At least six newly mobilized Russian soldiers have died since the start of the country’s “partial” mobilization for the war in Ukraine less than two weeks ago, human rights lawyer Pavel Chikov said.
Three of the soldiers died at an army training center in the Sverdlovsk region, local news outlet EAN reported Monday.
“I confirm that three people have died,” federal lawmaker Maxim Ivanov told EAN. “One of the mobilized men died from a heart attack and another committed suicide. The third one was discharged and sent home, where he died from cirrhosis of the liver.”
The ASTRA Telegram channel identified the man who reportedly committed suicide as a 46-year-old resident of the neighboring Kurgan region. Local authorities have opened an investigation.
The Sverdlovsk region’s human rights commissioner Tatyana Merzlyakova confirmed the deaths of two soldiers, adding that both men had been called up from the Kurgan region. She did not specify their cause of death.
In the Far East port of Vladivostok, Sergei Fedoseenko, 39, died from a heart attack after he was detained at a local enlistment office.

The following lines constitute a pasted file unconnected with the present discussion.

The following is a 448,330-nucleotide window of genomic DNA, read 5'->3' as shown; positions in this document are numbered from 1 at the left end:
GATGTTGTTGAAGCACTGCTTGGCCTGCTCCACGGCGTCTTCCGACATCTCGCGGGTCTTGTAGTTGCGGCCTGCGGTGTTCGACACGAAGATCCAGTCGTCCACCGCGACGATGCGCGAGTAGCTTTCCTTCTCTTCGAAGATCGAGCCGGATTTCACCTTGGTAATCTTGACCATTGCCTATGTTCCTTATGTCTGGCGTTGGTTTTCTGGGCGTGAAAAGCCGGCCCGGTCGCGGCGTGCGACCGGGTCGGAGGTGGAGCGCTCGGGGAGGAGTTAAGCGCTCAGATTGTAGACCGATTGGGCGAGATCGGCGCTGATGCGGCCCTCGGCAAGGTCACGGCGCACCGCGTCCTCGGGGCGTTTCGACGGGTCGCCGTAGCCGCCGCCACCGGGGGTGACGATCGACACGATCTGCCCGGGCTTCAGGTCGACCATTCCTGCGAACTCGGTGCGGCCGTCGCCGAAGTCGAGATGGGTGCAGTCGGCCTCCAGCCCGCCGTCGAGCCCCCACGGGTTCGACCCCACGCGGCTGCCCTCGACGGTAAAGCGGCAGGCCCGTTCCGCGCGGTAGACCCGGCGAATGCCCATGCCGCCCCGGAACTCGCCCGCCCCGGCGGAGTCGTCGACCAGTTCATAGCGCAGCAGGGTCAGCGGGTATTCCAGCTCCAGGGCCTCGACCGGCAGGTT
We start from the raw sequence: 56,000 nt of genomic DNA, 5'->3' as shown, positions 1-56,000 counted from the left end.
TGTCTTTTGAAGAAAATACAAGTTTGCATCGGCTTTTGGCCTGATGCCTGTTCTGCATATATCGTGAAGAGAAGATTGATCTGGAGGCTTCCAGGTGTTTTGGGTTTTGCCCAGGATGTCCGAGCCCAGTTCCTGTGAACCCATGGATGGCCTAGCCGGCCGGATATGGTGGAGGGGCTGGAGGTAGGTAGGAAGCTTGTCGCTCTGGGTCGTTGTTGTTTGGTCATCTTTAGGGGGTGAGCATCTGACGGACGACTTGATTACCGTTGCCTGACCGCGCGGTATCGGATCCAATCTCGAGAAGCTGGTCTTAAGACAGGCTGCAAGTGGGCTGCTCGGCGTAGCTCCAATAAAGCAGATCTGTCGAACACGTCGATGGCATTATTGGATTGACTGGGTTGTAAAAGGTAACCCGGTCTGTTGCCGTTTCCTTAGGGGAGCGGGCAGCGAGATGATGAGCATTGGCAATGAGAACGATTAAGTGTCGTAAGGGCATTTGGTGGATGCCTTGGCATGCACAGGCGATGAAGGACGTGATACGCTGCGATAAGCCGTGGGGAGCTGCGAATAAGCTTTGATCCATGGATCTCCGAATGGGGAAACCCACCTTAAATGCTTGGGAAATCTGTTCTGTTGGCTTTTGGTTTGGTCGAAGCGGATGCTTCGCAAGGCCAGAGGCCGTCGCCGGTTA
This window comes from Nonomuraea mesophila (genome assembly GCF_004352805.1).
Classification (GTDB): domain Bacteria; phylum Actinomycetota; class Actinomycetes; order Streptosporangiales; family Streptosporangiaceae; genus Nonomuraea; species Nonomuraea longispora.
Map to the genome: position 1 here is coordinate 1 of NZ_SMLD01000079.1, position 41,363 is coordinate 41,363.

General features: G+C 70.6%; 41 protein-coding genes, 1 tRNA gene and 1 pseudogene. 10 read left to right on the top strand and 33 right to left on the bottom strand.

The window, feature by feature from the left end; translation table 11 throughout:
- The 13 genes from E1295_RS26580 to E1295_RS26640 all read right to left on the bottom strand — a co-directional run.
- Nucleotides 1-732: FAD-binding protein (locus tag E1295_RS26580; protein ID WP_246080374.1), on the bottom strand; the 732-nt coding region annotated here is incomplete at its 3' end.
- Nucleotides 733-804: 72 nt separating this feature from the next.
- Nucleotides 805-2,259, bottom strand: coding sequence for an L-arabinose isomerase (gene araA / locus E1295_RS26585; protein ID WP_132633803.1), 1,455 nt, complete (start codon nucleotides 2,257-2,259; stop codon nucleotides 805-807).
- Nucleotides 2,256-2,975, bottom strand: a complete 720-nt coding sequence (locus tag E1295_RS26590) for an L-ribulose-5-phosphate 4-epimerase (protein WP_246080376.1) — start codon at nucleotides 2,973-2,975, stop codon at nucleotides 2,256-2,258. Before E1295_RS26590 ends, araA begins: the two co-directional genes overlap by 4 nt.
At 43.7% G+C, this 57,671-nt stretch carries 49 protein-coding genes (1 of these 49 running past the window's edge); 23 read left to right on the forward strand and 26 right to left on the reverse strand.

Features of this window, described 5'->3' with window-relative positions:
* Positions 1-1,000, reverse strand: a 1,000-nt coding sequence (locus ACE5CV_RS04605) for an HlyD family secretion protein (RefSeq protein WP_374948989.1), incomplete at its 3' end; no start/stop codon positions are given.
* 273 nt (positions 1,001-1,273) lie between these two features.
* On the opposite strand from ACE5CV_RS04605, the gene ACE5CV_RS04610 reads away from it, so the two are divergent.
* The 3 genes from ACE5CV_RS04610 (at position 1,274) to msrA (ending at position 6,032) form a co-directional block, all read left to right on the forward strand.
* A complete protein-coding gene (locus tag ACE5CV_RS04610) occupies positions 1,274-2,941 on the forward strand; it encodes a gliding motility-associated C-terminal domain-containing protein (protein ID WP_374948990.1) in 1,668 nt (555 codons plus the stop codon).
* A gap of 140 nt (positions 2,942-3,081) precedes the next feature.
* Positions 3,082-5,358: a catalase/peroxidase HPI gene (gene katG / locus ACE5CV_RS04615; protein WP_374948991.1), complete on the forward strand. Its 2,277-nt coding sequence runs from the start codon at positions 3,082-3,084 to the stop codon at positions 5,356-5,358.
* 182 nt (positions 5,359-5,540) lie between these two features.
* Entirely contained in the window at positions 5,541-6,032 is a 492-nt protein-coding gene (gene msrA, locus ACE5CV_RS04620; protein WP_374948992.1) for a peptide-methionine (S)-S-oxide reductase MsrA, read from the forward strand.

Another recruit, identified as Boris Shavaev from the republic of Kabardino-Balkaria, died at a military base, media reported.
In Siberia’s Tyumen region, local media reported that a dead soldier was found at an enlistment office.
A number of Russian regions have reported taking measures to improve their regions' draft efforts after President Vladimir Putin last week reprimanded officials for “mistakes” in carrying out his “partial” mobilization.
An enlistment officer in the Khabarovsk region was suspended and transferred after thousands of people there were mistakenly called up to fight in Ukraine, officials said Monday.
In Russia's East Siberian region of Yakutia, around 300 men were sent back home after being wrongfully called up, according to a local official cited by state-run news agency TASS.
Russia’s authorities ordered the so-called partial mobilization of troops to fight in Ukraine, adding that Russia would call up 300,000 people with "relevant" skills or military experience.